The yin and yang of system specialization

Storage and networking devices increasingly leverage and repurpose server technology. But the trend towards generalization is more complicated than that.

Tech Industry

Systems are getting more general-purpose. At least in terms of units sold, servers with two x86 processors dominate the landscape.

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And it's more than just servers. For example, on Tuesday Vyatta announced a new series of network appliances, the Vyatta 3500. These systems, like the other appliances that Vyatta sells, combine standard off-the-shelf x86 server hardware with an integrated software subscription that provides networking functions such as Firewall, VPN, IP address management, administration, diagnostics, and so forth. Vyatta pitches its appliance as a much lower-priced alternative to dedicated networking hardware from the likes of Cisco.

We've seen similar examples in the storage arena. Sun has perhaps been the loudest proponent of open storage; its "Thumper" is essentially a standard server with a mechanical design that's been optimized to maximize storage density. However, even beyond such a clear-cut example, storage at companies like HP and IBM has increasingly aligned with the technology and components used in their servers.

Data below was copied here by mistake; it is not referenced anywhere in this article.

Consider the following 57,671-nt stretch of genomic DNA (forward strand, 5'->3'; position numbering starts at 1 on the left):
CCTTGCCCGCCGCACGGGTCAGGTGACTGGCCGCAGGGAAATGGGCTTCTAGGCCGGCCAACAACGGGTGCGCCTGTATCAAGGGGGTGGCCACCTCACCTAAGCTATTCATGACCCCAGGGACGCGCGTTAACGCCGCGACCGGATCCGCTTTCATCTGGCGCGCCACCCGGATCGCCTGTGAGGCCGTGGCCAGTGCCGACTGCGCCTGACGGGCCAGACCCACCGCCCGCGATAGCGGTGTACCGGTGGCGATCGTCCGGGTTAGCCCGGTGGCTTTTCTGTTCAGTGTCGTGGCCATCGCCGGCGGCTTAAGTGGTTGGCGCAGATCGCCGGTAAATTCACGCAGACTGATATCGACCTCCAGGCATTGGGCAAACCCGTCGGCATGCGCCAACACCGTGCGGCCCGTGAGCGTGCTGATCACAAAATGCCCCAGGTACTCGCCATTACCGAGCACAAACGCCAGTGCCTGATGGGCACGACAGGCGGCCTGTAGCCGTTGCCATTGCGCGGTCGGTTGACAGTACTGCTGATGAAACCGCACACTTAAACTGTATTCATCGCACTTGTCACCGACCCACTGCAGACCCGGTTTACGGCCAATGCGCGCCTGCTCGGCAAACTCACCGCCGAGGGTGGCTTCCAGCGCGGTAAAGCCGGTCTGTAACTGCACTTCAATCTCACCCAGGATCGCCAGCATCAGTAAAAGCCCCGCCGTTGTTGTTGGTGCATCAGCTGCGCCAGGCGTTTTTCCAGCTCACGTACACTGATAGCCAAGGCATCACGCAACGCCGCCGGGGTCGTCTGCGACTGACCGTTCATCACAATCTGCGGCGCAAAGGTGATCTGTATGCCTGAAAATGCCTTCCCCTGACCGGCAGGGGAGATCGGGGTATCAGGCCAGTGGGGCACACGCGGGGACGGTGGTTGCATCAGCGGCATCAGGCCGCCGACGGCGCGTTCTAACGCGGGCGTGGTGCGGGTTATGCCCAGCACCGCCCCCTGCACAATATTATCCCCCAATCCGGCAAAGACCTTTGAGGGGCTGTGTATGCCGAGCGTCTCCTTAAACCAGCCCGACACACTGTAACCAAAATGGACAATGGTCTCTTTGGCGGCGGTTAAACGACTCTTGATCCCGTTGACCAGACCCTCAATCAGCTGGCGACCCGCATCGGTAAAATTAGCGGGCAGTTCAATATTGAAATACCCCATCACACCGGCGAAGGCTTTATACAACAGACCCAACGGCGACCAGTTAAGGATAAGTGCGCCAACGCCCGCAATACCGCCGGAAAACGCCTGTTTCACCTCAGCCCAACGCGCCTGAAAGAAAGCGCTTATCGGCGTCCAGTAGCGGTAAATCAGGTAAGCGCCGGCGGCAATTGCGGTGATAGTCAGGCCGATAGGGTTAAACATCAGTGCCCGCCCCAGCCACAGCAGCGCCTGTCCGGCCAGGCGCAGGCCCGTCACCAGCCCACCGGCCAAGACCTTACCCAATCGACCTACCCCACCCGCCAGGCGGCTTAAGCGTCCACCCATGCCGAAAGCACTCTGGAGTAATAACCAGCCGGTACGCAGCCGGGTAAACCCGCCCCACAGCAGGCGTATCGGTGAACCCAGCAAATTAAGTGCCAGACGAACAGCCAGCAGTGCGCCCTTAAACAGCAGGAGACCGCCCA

One also sees servers, storage, and networking coming together in the form of blades. This is a bit ironic because blades, as initially envisioned, were intended to explicitly disaggregate computing from networks and stored data. But outside of high-performance computing, blades have instead come to be an integration point.

That said, generalization isn't the whole story.

I'm also seeing a lot of interest in what are sometimes called "workload optimized systems" today. The basic idea is straightforward. Different types of workloads perform better on different types of systems. For example, a system that needs to handle high-volume financial transactions won't necessarily look the same as a system that is running financial models instead.

And we're increasingly seeing very high-scale applications that include different workloads of different types. If you want to get technical, you can think of them as composite applications or an interrelated catalog of services associated with a data repository. IBM favors the term "smart applications," which isn't such a mouthful. Whatever you call them, the idea is that one application has different parts as disparate as transaction processing, business analytics, and Web serving. While all of these can be handled by a single type of server, as the scale increases it can make sense to optimize individually for the different workloads.

Thus, we're seeing and will continue to see a blurring of the lines between servers, storage, and networking. The strict separation of these functions is a relatively recent development in the history of information technology and isn't an inherent requirement. At the same time, the idea that a single generic server design could be the right tool for every job would have once seemed an odd assertion. And it's one that I'm seeing increasingly challenged again.

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